Treating Hep C divides PBMs and worries plan sponsors

By Chris Hanson-Ehlinger
Fri, Jan, 09, 2015 @ 08:01 AM

describe the imageAdvancements in treating Hepatitis C over the past several months have been truly astounding.  Gone are the days when patients could only maintain this condition using multiple medications, frequently available only as an injectable product, with many uncomfortable side effects. Today, many patients can be treated with well tolerated, oral medications. The efficacy of the latest generation of products far exceeds what was available previously and the vast majority of patients can now be cured of Hepatitis C and not simply maintain the chronic disease.

Unfortunately, the cost of treating Hepatitis C with these newer agents is also astounding. For example, in late 2013, the Food & Drug Administration (FDA) approved Sovaldi (sofosbuvir) for use in combination with other medications for the treatment of Hepatitis C. The manufacturer, Gilead Sciences Inc. established a price of approximately $84,000 in the U.S. for a 12-week course of therapy. One year later in the fourth quarter of 2014, Gilead gained approval for Harvoni which combines Sovaldi with a second, oral antiviral agent – ledipasvir. The cost of Harvoni was established at just under $100,000 for 12 weeks of therapy (and some patients may require up to 24 weeks of treatment). The dilemma now facing plan sponsors is how to support these revolutionary products without being crushed by the manufacturer’s monopoly pricing tactics.

PBMs divided on Hep C treatment options

When the FDA approved Harvoni for use in the U.S., it was well known that other products for Hepatitis C were awaiting FDA review and approval. On December 19 the FDA approved Viekira Pak, AbbVie’s oral combination product. On December 22, Express Scripts announced its intent to exclude Harvoni from its formulary and granted Viekira Pak an exclusive position for treating genotype 1 Hepatitis C. Excluding Harvoni from coverage was actually a fulfillment of a commitment made by Express Scripts senior management months before. Express Scripts was a frequent and vocal critic of what they saw as Gilead’s abusive pricing for Sovaldi. Express Scripts promised that if a product became available that was clinically equivalent to a Gilead product and could be obtained at a lower cost, the Gilead product would be removed from the Express Scripts formulary. Negotiations with AbbVie on the net price for Viekira Pak provided Express Scripts the opportunity to live up to its promise and exclude Harvoni from the formulary.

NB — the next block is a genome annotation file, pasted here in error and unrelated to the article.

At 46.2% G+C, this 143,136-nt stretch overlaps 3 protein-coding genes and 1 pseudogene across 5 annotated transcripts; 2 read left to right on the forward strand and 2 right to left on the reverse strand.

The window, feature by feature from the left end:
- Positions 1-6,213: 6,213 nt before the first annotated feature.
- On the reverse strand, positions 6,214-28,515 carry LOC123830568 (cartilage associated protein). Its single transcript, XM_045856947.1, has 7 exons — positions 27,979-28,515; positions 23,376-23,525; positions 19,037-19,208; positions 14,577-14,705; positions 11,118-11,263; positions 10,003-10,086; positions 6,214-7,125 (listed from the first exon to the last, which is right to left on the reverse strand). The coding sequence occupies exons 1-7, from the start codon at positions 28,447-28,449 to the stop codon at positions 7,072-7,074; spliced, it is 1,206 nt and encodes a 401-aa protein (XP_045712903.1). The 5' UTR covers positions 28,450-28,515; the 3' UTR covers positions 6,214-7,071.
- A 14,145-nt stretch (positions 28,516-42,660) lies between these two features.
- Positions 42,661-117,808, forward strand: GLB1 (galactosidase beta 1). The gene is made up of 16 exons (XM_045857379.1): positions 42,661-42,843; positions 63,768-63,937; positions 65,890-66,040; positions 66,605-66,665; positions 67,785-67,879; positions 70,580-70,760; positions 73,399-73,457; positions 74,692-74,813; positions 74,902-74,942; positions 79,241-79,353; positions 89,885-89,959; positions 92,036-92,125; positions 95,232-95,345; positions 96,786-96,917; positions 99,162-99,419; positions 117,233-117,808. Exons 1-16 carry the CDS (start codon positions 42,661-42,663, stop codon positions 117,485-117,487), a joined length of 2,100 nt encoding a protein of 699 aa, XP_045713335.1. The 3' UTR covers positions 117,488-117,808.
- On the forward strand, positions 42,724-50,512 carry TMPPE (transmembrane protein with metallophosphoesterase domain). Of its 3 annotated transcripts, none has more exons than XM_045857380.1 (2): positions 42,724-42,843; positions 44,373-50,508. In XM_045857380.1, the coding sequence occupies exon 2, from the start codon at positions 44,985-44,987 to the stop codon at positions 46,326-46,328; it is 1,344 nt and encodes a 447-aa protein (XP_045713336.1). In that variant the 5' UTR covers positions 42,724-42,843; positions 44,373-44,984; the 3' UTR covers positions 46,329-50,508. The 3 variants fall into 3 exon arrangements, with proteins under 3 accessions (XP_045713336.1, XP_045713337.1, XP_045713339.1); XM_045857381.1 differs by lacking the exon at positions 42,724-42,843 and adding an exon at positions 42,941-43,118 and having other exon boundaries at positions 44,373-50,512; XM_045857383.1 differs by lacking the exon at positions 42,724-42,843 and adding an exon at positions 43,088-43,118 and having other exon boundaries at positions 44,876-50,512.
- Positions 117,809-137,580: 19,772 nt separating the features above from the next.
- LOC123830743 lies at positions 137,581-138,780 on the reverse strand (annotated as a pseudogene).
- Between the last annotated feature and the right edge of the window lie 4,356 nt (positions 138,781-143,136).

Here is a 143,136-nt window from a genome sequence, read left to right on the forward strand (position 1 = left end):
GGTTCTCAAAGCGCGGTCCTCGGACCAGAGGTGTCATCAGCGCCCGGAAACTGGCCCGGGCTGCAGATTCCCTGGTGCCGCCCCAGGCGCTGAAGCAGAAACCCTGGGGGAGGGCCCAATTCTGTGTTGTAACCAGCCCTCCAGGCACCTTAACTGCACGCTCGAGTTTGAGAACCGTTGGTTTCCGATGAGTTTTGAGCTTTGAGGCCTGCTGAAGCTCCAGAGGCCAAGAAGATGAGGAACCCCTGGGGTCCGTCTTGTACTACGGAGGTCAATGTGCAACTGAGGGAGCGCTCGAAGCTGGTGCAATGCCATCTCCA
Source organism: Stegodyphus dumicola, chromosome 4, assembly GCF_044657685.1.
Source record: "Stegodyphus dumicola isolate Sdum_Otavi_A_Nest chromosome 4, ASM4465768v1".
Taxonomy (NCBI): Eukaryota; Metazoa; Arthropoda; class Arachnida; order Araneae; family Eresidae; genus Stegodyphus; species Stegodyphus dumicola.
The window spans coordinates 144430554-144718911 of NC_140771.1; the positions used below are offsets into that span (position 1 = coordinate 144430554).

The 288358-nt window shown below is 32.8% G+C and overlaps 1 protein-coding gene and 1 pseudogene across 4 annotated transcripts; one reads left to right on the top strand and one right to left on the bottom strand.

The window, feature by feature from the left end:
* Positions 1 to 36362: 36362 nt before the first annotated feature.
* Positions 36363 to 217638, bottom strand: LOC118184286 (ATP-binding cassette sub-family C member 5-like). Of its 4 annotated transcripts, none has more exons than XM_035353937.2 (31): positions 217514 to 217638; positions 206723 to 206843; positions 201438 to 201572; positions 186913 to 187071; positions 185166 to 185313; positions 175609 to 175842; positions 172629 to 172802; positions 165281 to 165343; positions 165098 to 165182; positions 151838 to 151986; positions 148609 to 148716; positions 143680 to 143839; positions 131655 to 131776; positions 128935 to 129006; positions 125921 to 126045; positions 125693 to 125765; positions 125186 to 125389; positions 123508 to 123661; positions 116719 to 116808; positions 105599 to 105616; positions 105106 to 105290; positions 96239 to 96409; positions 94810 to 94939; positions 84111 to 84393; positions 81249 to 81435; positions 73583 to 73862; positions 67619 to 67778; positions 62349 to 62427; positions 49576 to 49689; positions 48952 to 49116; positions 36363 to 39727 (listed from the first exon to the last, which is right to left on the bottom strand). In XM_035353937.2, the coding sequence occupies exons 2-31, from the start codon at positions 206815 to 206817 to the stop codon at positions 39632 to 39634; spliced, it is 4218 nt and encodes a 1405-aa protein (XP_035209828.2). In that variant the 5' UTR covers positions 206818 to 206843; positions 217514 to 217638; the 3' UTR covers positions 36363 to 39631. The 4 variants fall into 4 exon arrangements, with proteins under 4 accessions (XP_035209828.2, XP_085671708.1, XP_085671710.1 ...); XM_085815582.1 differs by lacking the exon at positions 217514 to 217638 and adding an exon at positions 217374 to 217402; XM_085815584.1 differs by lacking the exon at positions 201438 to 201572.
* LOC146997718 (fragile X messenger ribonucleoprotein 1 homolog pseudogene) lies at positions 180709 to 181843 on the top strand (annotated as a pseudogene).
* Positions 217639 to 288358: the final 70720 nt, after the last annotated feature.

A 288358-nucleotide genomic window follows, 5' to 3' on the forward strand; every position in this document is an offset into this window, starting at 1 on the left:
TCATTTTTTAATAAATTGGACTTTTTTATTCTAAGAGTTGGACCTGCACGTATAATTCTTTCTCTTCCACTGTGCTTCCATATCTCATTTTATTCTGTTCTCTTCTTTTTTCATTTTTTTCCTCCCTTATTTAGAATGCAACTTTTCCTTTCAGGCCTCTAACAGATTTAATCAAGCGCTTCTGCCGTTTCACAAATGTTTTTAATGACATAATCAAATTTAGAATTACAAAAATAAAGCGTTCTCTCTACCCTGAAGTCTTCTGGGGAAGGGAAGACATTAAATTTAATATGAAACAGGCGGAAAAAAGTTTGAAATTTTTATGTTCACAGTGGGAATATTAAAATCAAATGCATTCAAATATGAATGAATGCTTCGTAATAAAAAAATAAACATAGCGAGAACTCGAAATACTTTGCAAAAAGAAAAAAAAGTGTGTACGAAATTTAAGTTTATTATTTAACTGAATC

CVS Health (aka CVS/Caremark) has also joined the contest. Several weeks ago, CVS Health announced that Harvoni and Sovaldi would be preferred products on its formulary and Viekira Pak would be excluded. CVS Health took the opposite approach from Express Scripts, a predictable response as it duplicates a pattern that has emerged in the selection of previous product exclusions. Insulins and diabetic testing supplies are examples where CVS Health and Express Scripts granted different manufacturers exclusive positions for their products.

Only the beginning

The formulary exclusion strategies announced by Express Scripts and CVS Health represent only the beginning of what is sure to be an active and uncertain time for plan sponsors when evaluating how best to provide their members access while at the same time controlling costs. Many open questions remain: